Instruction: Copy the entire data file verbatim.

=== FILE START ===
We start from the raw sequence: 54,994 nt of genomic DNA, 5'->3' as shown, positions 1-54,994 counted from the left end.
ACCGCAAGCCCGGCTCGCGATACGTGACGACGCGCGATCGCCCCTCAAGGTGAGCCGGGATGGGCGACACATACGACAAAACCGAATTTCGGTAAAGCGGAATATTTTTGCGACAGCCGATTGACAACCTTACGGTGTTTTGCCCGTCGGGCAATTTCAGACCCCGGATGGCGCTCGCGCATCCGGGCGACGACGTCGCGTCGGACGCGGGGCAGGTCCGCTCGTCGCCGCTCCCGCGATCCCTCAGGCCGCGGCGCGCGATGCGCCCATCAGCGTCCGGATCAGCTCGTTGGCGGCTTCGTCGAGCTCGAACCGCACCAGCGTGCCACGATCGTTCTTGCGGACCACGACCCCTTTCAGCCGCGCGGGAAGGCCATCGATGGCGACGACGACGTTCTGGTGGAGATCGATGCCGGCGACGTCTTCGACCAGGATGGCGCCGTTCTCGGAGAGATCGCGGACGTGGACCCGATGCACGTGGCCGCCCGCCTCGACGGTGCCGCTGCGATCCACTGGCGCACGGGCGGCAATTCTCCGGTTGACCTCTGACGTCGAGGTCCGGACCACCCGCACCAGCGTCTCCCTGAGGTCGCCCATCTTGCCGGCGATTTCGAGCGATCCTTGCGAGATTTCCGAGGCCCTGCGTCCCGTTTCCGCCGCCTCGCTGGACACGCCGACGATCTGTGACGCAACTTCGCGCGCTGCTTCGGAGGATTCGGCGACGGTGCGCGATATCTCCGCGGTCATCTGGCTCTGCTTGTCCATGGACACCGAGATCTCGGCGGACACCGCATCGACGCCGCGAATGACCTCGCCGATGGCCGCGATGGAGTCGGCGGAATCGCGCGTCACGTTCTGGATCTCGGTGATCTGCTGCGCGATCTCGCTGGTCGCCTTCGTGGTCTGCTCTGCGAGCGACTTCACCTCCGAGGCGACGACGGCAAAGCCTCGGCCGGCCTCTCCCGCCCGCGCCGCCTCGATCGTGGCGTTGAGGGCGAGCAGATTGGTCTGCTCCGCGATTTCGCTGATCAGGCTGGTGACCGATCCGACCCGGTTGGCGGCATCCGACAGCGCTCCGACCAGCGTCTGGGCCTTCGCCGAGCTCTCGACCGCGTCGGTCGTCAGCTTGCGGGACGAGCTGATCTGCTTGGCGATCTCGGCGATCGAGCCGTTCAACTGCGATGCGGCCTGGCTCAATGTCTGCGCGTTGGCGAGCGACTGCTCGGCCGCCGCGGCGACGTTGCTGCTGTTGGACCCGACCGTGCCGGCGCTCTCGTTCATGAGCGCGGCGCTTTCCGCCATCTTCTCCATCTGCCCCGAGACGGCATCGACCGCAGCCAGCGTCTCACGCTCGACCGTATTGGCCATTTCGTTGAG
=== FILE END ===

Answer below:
We start from the raw sequence: 54,994 nt of genomic DNA, 5'->3' as shown, positions 1-54,994 counted from the left end.
ACCGCAAGCCCGGCTCGCGATACGTGACGACGCGCGATCGCCCCTCAAGGTGAGCCGGGATGGGCGACACATACGACAAAACCGAATTTCGGTAAAGCGGAATATTTTTGCGACAGCCGATTGACAACCTTACGGTGTTTTGCCCGTCGGGCAATTTCAGACCCCGGATGGCGCTCGCGCATCCGGGCGACGACGTCGCGTCGGACGCGGGGCAGGTCCGCTCGTCGCCGCTCCCGCGATCCCTCAGGCCGCGGCGCGCGATGCGCCCATCAGCGTCCGGATCAGCTCGTTGGCGGCTTCGTCGAGCTCGAACCGCACCAGCGTGCCACGATCGTTCTTGCGGACCACGACCCCTTTCAGCCGCGCGGGAAGGCCATCGATGGCGACGACGACGTTCTGGTGGAGATCGATGCCGGCGACGTCTTCGACCAGGATGGCGCCGTTCTCGGAGAGATCGCGGACGTGGACCCGATGCACGTGGCCGCCCGCCTCGACGGTGCCGCTGCGATCCACTGGCGCACGGGCGGCAATTCTCCGGTTGACCTCTGACGTCGAGGTCCGGACCACCCGCACCAGCGTCTCCCTGAGGTCGCCCATCTTGCCGGCGATTTCGAGCGATCCTTGCGAGATTTCCGAGGCCCTGCGTCCCGTTTCCGCCGCCTCGCTGGACACGCCGACGATCTGTGACGCAACTTCGCGCGCTGCTTCGGAGGATTCGGCGACGGTGCGCGATATCTCCGCGGTCATCTGGCTCTGCTTGTCCATGGACACCGAGATCTCGGCGGACACCGCATCGACGCCGCGAATGACCTCGCCGATGGCCGCGATGGAGTCGGCGGAATCGCGCGTCACGTTCTGGATCTCGGTGATCTGCTGCGCGATCTCGCTGGTCGCCTTCGTGGTCTGCTCTGCGAGCGACTTCACCTCCGAGGCGACGACGGCAAAGCCTCGGCCGGCCTCTCCCGCCCGCGCCGCCTCGATCGTGGCGTTGAGGGCGAGCAGATTGGTCTGCTCCGCGATTTCGCTGATCAGGCTGGTGACCGATCCGACCCGGTTGGCGGCATCCGACAGCGCTCCGACCAGCGTCTGGGCCTTCGCCGAGCTCTCGACCGCGTCGGTCGTCAGCTTGCGGGACGAGCTGATCTGCTTGGCGATCTCGGCGATCGAGCCGTTCAACTGCGATGCGGCCTGGCTCAATGTCTGCGCGTTGGCGAGCGACTGCTCGGCCGCCGCGGCGACGTTGCTGCTGTTGGACCCGACCGTGCCGGCGCTCTCGTTCATGAGCGCGGCGCTTTCCGCCATCTTCTCCATCTGCCCCGAGACGGCATCGACCGCAGCCAGCGTCTCACGCTCGACCGTATTGGCCATTTCGTTGAG